DECLINING BEDLINEN EXPORTS
The government must look into and remove the factors eroding competitiveness of local exporters
SHABBIR H. KAZMI, Special Correspondent
June 18 - 24, 2007
After having achieved exports of US$ 2 billion in 2005-06, exporters of bed linen set a target of US$ 2.3 billion for the current financial year. However, keeping in view of the export proceeds realized during July-May period this year, amounting to US$ 1.8 billion, achieving the target seems almost impossible. As the GoP has to make effort to achieve 2007-08 export target, it is imperative that problems being faced by the bed linen exporters should be resolved on priority basis.
Exports of bed linen are mainly to the developed countries and Pakistani exporters have been competing with China and India under the textile quota regime. They are still capable of competing with China and India. However, they could not put up any resistance due to rising cost of production and doing business in Pakistan. On top of this due to imposition of anti dumping duty by the European Union, Pakistani exporters are losing their market share.
Anti-dumping duty has been imposed by the European Union on the basis of constructive value, which suggests that Pakistani exporters were exporting their products below cost. Initially, the anti dumping duty was imposed at 13% rate, which has been reduced to 5.3% lately. The issue is not that Pakistani exporters are selling below cost. The real issue is that cost of production in developed countries is higher compared to developing countries. Therefore, the European Union has to restrict imports for protecting the local manufacturers.
As against this the attitude of concerned ministries in Pakistan is a little hostile towards exporters, especially the exporters of value added products. Ironically, the GoP tends to bow down before the pressure of spinners and continues to offer them more and more incentives. It is true that once upon a time, raw cotton, yarn and unprocessed cloth used to the major foreign exchange earners. However, with the passage of time, the share of these products in total textile exports has been on the decline but exporters of these items continue to be the largest beneficiaries of the GoP policies.
"We do not demand incentives but certainly have the right to approach the GoP for resolution of the outstanding issues. The GoP must treat all the groups equally and must abstain from supporting one group at the cost of another group. Since we compete with China and India the GoP policies must offer similar incentives. The GoP should also remove all the irritants, particularly those pushing up cost of production" said Shabbir Ahmed, Chairman, Pakistan Bedwear Exporters Association.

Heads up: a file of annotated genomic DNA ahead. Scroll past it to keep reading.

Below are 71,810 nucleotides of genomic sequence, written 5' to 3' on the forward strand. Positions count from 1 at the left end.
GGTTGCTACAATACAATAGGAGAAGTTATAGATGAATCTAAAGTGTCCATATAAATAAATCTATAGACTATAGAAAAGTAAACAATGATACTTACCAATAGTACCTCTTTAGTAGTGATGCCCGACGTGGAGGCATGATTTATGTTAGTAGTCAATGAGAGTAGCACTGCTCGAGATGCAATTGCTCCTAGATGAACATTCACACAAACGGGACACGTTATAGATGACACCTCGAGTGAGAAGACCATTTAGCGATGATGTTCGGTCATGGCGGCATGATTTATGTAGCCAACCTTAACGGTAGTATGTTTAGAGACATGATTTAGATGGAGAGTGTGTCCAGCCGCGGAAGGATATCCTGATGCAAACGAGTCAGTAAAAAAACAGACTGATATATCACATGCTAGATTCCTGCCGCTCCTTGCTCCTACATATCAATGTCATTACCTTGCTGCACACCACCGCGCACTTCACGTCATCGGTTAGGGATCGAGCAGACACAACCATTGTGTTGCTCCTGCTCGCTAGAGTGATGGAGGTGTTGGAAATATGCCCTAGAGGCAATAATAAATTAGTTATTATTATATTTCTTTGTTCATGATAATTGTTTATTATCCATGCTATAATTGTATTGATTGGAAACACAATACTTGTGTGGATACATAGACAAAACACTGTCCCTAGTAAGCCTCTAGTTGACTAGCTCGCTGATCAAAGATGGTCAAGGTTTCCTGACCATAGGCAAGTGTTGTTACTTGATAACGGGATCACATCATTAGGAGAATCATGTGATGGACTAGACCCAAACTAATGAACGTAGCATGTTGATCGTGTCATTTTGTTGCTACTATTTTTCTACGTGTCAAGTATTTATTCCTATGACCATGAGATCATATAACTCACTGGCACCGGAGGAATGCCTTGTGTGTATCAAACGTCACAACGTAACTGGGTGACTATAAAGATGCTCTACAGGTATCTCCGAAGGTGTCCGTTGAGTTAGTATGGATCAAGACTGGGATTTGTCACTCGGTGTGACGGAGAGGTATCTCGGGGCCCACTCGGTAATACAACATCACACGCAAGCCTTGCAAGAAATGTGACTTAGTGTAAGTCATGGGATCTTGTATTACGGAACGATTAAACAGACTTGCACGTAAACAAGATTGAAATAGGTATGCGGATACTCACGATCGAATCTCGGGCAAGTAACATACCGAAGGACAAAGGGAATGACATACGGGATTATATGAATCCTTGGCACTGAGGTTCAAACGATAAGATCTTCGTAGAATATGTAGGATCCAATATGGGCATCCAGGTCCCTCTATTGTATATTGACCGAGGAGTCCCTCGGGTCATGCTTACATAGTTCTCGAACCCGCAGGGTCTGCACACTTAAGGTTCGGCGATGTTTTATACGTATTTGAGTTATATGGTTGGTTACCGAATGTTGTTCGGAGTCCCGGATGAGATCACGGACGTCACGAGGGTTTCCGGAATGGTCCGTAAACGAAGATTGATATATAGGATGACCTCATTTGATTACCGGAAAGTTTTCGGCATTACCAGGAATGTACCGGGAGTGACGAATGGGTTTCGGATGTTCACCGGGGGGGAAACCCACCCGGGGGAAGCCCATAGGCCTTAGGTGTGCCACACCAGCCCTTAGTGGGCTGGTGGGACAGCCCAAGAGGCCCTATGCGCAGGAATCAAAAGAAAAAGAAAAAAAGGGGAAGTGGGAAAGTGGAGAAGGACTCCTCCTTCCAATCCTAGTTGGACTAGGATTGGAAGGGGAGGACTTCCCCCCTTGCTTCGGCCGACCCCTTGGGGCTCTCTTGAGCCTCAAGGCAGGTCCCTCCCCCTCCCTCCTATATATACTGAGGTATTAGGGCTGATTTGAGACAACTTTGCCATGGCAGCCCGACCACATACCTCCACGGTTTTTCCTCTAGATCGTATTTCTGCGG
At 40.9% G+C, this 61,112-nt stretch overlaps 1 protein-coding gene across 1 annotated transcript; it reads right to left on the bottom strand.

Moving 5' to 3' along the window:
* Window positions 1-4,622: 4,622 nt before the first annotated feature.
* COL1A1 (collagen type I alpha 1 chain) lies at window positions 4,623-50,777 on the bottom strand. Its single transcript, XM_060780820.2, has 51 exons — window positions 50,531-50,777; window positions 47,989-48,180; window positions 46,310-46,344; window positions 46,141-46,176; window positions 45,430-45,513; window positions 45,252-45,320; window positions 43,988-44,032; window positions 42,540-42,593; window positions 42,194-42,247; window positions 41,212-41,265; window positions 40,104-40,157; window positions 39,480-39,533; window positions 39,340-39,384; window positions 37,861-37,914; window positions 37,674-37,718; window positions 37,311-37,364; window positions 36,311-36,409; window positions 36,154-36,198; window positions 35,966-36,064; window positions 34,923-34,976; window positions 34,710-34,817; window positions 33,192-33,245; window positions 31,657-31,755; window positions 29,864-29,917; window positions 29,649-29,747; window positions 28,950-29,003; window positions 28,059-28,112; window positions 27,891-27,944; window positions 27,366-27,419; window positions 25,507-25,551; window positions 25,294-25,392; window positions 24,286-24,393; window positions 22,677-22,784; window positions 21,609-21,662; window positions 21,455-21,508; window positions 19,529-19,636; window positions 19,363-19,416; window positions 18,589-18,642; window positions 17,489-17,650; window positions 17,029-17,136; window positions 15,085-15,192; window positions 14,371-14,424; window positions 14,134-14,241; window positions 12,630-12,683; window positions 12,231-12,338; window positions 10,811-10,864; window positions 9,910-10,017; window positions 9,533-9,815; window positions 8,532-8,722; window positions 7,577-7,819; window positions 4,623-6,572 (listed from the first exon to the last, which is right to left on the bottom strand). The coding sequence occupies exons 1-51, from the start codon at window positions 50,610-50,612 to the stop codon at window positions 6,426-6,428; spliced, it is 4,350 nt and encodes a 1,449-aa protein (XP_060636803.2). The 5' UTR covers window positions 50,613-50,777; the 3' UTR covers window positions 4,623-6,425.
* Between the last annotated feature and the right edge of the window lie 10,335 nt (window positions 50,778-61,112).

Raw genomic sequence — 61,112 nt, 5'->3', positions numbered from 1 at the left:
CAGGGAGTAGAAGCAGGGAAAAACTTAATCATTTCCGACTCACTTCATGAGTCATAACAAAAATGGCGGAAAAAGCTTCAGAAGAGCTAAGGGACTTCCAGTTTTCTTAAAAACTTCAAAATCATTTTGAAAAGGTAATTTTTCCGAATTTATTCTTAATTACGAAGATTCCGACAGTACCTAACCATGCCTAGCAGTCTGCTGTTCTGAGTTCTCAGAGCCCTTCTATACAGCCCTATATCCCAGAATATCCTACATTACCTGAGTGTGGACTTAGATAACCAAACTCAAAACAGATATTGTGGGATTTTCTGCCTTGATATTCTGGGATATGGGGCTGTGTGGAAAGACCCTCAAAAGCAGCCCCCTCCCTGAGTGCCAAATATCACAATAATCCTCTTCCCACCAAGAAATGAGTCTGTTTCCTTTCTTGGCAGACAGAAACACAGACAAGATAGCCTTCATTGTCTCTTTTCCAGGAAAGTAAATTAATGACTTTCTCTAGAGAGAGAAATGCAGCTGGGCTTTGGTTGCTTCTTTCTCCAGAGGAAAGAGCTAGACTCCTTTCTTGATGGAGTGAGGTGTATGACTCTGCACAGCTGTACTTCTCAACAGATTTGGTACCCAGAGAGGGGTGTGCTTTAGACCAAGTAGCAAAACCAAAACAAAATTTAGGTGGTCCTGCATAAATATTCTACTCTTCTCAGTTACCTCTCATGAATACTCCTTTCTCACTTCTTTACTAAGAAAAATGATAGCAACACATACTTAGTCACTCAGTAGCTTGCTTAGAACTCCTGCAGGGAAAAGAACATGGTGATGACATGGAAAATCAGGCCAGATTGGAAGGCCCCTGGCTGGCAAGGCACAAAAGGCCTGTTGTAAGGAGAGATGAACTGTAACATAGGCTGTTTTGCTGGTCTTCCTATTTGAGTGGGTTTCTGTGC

"I agree that the GoP should facilitate growers in getting international prices for locally produced cotton, but manufacturers should also get electricity at competitive rate. We should also be charged interest at rates being offered in China and India. I know that this may not be possible but many issues facing the exporters could be resolved, if we are given patient hearing" added Shabbir.
He went on to say "We can still compete in the global markets but the recent electricity crisis has broken our back. Our industry is labour intensive and long load shedding hours severely affect production of smaller units. Interruption in power supply affect processing and at time the entire lot is rendered un-useable. On top of this productivity and efficiency of workers is affected adding to overall cost of production."
Shabbir also pointed a budget anomaly created in the Federal Budget 2007-08, wherein the rate of deduction of withholding tax on yarn has been reduced from 1.5 per cent to one per cent and no reduction of withholding tax has been made and it remains at the level of one per cent for the value added sector.
While strongly protesting over the decision he demand the GoP should abolish tax deduction on export of bed linen and other made-ups. He also pointed out that prices of dyes and chemicals have already increased due to the levy of one per cent surcharge on imports, which would increase overheads of exporters.
According to Economic Survey the less than satisfactory export performance of textile sector can be attributed to a number of factors. These include 1) inability to compete with China, India and Bangladesh, 2) Anti dumping duty on bed linen, 3) Contaminated cotton and 4) Rise in price of prima cotton (genetically modified cotton imported from the USA and an important input for producing higher quality bed wear and fabrics).
It is generally argued that Pakistan's exporters often fail in withstanding their commitments with reference to terms of contracted quality and delivery schedule. However, this perception is not correct because some of them have been serving the same client for years.
One of the points of concern is that while Pakistan's competitors have been investing heavily for achieving better quality standards and economies of scale, local manufacturers/exporters are lagging behind. The entrepreneurs have to first analyze the issue and also suggest a solution because government plays the role of a facilitator and provides financial assistance to address short term issues.
Last but not least, bed linen manufacturers must keep it in their minds that dumping allegations and imposition of counter veiling duties would be more frequent because most of the developing countries would use these as a tool to protect their domestic industries.